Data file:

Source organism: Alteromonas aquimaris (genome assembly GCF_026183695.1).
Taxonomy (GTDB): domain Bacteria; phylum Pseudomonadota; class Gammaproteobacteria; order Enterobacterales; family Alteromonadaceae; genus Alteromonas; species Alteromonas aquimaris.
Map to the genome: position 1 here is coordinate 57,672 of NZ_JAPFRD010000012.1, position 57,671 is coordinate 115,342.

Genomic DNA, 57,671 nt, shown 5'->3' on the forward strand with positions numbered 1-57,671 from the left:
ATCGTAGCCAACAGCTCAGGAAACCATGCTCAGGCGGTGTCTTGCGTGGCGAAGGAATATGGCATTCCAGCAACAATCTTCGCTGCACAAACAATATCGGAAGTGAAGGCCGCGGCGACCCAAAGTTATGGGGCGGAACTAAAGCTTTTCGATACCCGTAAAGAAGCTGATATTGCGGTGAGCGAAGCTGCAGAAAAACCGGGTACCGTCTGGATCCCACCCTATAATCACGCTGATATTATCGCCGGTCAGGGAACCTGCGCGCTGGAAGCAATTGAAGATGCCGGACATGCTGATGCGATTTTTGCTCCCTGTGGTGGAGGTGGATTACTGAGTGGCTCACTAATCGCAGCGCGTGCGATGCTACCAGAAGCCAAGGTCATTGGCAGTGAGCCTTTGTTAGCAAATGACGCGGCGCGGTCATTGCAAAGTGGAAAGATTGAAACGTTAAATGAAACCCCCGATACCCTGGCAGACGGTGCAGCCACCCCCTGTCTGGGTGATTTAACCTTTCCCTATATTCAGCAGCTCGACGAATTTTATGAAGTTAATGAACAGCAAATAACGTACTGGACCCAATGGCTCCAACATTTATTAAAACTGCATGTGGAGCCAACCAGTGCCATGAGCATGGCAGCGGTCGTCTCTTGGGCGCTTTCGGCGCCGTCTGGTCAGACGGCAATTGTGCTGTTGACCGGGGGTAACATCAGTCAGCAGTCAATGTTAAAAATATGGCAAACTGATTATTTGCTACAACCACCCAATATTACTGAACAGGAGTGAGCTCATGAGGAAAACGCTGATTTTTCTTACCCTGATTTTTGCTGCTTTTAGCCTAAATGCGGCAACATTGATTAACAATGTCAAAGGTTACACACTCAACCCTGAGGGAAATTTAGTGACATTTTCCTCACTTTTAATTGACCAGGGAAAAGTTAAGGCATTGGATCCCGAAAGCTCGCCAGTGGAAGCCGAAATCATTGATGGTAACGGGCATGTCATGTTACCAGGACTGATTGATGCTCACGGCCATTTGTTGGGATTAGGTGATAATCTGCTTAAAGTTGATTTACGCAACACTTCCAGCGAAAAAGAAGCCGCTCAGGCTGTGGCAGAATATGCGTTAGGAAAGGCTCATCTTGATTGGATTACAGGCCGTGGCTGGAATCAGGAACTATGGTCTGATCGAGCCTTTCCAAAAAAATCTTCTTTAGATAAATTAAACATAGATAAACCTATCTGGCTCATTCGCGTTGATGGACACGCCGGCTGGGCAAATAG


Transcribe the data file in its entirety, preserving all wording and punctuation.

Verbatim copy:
Source organism: Alteromonas aquimaris (genome assembly GCF_026183695.1).
Taxonomy (GTDB): domain Bacteria; phylum Pseudomonadota; class Gammaproteobacteria; order Enterobacterales; family Alteromonadaceae; genus Alteromonas; species Alteromonas aquimaris.
Map to the genome: position 1 here is coordinate 57,672 of NZ_JAPFRD010000012.1, position 57,671 is coordinate 115,342.

Genomic DNA, 57,671 nt, shown 5'->3' on the forward strand with positions numbered 1-57,671 from the left:
ATCGTAGCCAACAGCTCAGGAAACCATGCTCAGGCGGTGTCTTGCGTGGCGAAGGAATATGGCATTCCAGCAACAATCTTCGCTGCACAAACAATATCGGAAGTGAAGGCCGCGGCGACCCAAAGTTATGGGGCGGAACTAAAGCTTTTCGATACCCGTAAAGAAGCTGATATTGCGGTGAGCGAAGCTGCAGAAAAACCGGGTACCGTCTGGATCCCACCCTATAATCACGCTGATATTATCGCCGGTCAGGGAACCTGCGCGCTGGAAGCAATTGAAGATGCCGGACATGCTGATGCGATTTTTGCTCCCTGTGGTGGAGGTGGATTACTGAGTGGCTCACTAATCGCAGCGCGTGCGATGCTACCAGAAGCCAAGGTCATTGGCAGTGAGCCTTTGTTAGCAAATGACGCGGCGCGGTCATTGCAAAGTGGAAAGATTGAAACGTTAAATGAAACCCCCGATACCCTGGCAGACGGTGCAGCCACCCCCTGTCTGGGTGATTTAACCTTTCCCTATATTCAGCAGCTCGACGAATTTTATGAAGTTAATGAACAGCAAATAACGTACTGGACCCAATGGCTCCAACATTTATTAAAACTGCATGTGGAGCCAACCAGTGCCATGAGCATGGCAGCGGTCGTCTCTTGGGCGCTTTCGGCGCCGTCTGGTCAGACGGCAATTGTGCTGTTGACCGGGGGTAACATCAGTCAGCAGTCAATGTTAAAAATATGGCAAACTGATTATTTGCTACAACCACCCAATATTACTGAACAGGAGTGAGCTCATGAGGAAAACGCTGATTTTTCTTACCCTGATTTTTGCTGCTTTTAGCCTAAATGCGGCAACATTGATTAACAATGTCAAAGGTTACACACTCAACCCTGAGGGAAATTTAGTGACATTTTCCTCACTTTTAATTGACCAGGGAAAAGTTAAGGCATTGGATCCCGAAAGCTCGCCAGTGGAAGCCGAAATCATTGATGGTAACGGGCATGTCATGTTACCAGGACTGATTGATGCTCACGGCCATTTGTTGGGATTAGGTGATAATCTGCTTAAAGTTGATTTACGCAACACTTCCAGCGAAAAAGAAGCCGCTCAGGCTGTGGCAGAATATGCGTTAGGAAAGGCTCATCTTGATTGGATTACAGGCCGTGGCTGGAATCAGGAACTATGGTCTGATCGAGCCTTTCCAAAAAAATCTTCTTTAGATAAATTAAACATAGATAAACCTATCTGGCTCATTCGCGTTGATGGACACGCCGGCTGGGCAAATAG